Understanding heterogeneously catalysed transformations.
PhD thesis, University of Glasgow.
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Industrial reactions can either be catalysed by acidic, basic or neutral supported catalysts. The work within this thesis includes two different projects of industrial interest, both of which are catalysed by basic and acidic supported catalysts.
(1) Acrylonitrile is one of the top twenty large-volume commodity chemicals in the world. Nearly every person in the modern world owns something that is made of acrylonitrile. Currently acrylonitrile is synthesised industrially by the ammoxidation of propylene. During this process acetonitrile is produced as by product and is used commercially as a solvent. However, the production of acetonitrile is far greater than demand therefore considerable interest lies in the conversion of acetonitrile to acrylonitrile. In our studies the synthesis of acrylonitrile from methanol and acetonitrile was attempted using magnesium oxide and chromium-doped magnesium oxide catalysts. The catalysts were initially prepared by impregnation methods and then subsequently characterised. It was found that an impregnation of the magnesium hydroxide by chromium salt decreased the phase transformation temperature from magnesium hydroxide to magnesium oxide and yielded larger crystallite sizes. Using the chromium-doped magnesium oxide catalyst the reaction between acetonitrile and methanol gave 100% selectivity towards acrylonitrile. It is suggested that CrVI/V species play an important role in this reaction and act as a stabiliser for the acetonitrile carbanion. Further study showed that the main deactivation route was the reduction of the chromium from CrVI/V to lower oxidation states and the deposition of coke. It was found that over the course of a year the Cr/MgO catalyst significantly aged. Because the extent of ageing was so significant, it was decided to cease work on this project as it was of concern that the relationship between structure and activity would be difficult to rely on.
(2) Hydrogen is one of the clean sources of energy which is currently obtained by the steam reforming of non-renewable fossil-fuel resources. However the rapid depletion of fossil-fuel resources has spurred further research into alternative and renewable H2 sources. Among the many different renewable sources available for H2 production, the steam reforming of bioethanol has attracted significant interest in recent years. However, crude bioethanol contains organic impurities which may deactivate the catalyst more rapidly than the pure ethanol. Therefore in the current project we have examined the tolerance of pure Al2O3 and Al2O3 supported noble metal (Rh, Ru and Pt) catalysts to the different impurities present in crude bioethanol. The direct use of crude bioethanol in the steam reforming reaction could result in a huge saving in capital expenditure for an industrial plant, as huge capital costs are associated with the distillation of the crude bioethanol.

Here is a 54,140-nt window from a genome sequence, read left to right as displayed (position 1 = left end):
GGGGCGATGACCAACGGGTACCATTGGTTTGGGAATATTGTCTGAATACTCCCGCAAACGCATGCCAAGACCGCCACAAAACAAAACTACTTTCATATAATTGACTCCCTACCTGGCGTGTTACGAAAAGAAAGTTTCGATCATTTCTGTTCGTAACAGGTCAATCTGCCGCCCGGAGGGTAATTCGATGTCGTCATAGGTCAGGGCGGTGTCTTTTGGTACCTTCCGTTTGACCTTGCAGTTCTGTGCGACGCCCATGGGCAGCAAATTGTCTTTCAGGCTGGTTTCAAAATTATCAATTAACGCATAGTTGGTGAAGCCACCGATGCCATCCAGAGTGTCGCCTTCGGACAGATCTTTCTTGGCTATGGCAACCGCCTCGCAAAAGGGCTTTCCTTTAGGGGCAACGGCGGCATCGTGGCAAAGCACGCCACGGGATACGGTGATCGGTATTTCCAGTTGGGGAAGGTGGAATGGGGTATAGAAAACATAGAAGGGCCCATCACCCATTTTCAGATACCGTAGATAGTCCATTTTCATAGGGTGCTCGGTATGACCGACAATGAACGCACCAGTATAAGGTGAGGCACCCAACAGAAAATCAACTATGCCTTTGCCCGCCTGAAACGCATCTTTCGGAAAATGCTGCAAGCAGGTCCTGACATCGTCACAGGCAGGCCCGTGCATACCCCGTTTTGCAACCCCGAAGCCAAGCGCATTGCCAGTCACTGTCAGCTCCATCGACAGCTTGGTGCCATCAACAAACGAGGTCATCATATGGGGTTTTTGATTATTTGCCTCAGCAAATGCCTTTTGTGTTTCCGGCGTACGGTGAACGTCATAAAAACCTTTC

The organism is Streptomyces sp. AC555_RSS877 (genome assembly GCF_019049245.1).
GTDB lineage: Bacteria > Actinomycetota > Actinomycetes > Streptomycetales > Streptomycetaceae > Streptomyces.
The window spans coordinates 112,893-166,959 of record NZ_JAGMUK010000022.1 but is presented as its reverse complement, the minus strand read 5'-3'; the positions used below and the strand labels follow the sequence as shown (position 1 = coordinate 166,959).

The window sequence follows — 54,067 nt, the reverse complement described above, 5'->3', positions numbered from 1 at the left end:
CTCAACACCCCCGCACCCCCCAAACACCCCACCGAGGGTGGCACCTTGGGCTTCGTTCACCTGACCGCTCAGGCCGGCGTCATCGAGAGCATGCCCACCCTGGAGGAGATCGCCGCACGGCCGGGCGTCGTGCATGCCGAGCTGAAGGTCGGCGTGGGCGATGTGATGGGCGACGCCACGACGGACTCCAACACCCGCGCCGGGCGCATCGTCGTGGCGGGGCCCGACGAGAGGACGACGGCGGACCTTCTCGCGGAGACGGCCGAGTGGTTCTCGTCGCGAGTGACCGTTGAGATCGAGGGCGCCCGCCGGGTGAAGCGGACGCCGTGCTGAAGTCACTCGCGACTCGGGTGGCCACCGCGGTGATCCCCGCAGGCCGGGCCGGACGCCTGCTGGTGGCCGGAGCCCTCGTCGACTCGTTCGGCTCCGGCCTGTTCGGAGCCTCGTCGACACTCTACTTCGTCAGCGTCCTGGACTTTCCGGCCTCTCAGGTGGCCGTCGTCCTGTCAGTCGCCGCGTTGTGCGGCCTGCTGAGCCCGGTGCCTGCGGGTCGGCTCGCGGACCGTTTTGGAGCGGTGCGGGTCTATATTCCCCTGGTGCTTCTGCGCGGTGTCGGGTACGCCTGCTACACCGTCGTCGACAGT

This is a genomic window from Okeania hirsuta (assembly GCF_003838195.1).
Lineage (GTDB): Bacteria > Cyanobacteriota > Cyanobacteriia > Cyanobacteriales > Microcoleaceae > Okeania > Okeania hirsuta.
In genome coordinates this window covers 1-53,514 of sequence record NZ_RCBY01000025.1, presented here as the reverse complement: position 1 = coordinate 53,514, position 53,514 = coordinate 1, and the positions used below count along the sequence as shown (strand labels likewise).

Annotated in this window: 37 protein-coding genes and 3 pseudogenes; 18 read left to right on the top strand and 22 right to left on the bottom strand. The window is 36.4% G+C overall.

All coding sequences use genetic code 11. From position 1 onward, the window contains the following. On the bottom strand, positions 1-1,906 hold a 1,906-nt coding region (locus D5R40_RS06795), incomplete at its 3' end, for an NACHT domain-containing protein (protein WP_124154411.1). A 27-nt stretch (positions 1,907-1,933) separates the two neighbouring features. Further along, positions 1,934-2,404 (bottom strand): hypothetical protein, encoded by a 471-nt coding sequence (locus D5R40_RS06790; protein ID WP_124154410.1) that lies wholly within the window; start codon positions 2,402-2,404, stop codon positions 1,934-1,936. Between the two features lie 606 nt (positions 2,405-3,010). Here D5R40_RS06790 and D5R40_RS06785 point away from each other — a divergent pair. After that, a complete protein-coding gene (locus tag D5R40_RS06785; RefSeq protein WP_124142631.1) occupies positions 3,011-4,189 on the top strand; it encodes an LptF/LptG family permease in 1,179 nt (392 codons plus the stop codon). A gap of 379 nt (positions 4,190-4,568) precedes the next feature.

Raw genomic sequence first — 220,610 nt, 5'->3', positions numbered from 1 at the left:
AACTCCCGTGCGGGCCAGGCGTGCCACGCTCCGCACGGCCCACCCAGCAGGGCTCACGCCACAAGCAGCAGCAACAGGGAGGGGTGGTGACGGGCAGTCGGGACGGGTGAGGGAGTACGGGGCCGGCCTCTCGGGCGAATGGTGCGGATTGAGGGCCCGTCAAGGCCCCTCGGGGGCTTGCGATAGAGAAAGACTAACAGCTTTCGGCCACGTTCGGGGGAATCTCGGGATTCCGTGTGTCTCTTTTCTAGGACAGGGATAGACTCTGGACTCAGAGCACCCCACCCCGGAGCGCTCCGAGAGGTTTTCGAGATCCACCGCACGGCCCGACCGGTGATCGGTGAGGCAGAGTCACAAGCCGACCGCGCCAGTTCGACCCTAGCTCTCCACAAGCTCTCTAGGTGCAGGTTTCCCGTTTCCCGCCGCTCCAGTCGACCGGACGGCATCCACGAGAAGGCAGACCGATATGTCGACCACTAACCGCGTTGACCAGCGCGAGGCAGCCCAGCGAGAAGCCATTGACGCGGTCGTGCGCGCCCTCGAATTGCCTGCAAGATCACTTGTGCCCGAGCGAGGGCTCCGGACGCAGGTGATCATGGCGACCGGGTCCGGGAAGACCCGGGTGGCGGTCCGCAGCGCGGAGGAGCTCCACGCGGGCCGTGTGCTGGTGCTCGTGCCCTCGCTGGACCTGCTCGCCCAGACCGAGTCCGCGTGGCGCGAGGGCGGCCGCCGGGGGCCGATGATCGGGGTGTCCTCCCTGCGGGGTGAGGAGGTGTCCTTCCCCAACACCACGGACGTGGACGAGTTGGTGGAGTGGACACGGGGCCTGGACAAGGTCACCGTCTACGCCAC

In the initial stage of the project, the Al2O3 and the noble metal impregnated Al2O3 catalysts were tested over a range of temperatures, under 20 barg pressures and a 5:1 steam to ethanol ratio. This was to determine the optimum temperature of reaction. A temperature of 500oC was found to be the optimum reaction temperature due to “hard” coke formation at higher temperatures over the Ru and Rh catalyst.
The effect of the different impurities was examined by systematically adding 1mol.% of each impurity separately with respect to ethanol content in the water/ethanol mixture. The different noble metal catalysts showed similar tolerances towards the impurities. The addition of C3 alcohols significantly decreased the conversion of ethanol and increased the rate of catalyst deactivation. This deactivation of the catalyst in the presence of C3 alcohols was attributed to high olefin formation and incomplete decomposition of the C3 alcohols which deposited over the catalysts as coke. Separate propanal, propylamine and acetone addition to the water/ethanol mixture significantly increased the ethanol conversion and the activity of all the noble metal catalysts tested. It was found that the presence of these impurities in the ethanol significantly decreased the C2H4 in effluent mixture as these impurities blocked the acidic sites of the catalysts. The compound C2H4 was found to be the main route towards coke formation.
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